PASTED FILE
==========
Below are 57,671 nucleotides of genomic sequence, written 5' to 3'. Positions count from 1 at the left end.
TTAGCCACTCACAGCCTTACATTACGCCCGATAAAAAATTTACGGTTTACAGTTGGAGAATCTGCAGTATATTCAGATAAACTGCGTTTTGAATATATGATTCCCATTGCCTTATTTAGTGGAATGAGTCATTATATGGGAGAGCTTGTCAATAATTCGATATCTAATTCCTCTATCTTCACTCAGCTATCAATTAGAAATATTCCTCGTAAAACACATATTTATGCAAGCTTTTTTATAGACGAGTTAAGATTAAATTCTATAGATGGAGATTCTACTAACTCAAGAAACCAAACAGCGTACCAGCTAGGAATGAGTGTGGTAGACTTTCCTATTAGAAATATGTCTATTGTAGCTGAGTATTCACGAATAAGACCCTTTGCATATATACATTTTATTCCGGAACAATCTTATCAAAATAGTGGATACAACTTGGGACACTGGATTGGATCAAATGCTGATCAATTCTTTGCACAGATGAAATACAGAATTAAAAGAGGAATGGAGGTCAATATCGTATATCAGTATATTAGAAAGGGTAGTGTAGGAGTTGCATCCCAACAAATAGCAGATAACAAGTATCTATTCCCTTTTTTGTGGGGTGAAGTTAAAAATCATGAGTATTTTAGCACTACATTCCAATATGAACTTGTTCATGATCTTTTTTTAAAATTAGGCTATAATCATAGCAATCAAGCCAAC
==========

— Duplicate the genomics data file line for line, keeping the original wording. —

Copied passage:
Below are 57,671 nucleotides of genomic sequence, written 5' to 3'. Positions count from 1 at the left end.
TTAGCCACTCACAGCCTTACATTACGCCCGATAAAAAATTTACGGTTTACAGTTGGAGAATCTGCAGTATATTCAGATAAACTGCGTTTTGAATATATGATTCCCATTGCCTTATTTAGTGGAATGAGTCATTATATGGGAGAGCTTGTCAATAATTCGATATCTAATTCCTCTATCTTCACTCAGCTATCAATTAGAAATATTCCTCGTAAAACACATATTTATGCAAGCTTTTTTATAGACGAGTTAAGATTAAATTCTATAGATGGAGATTCTACTAACTCAAGAAACCAAACAGCGTACCAGCTAGGAATGAGTGTGGTAGACTTTCCTATTAGAAATATGTCTATTGTAGCTGAGTATTCACGAATAAGACCCTTTGCATATATACATTTTATTCCGGAACAATCTTATCAAAATAGTGGATACAACTTGGGACACTGGATTGGATCAAATGCTGATCAATTCTTTGCACAGATGAAATACAGAATTAAAAGAGGAATGGAGGTCAATATCGTATATCAGTATATTAGAAAGGGTAGTGTAGGAGTTGCATCCCAACAAATAGCAGATAACAAGTATCTATTCCCTTTTTTGTGGGGTGAAGTTAAAAATCATGAGTATTTTAGCACTACATTCCAATATGAACTTGTTCATGATCTTTTTTTAAAATTAGGCTATAATCATAGCAATCAAGCCAAC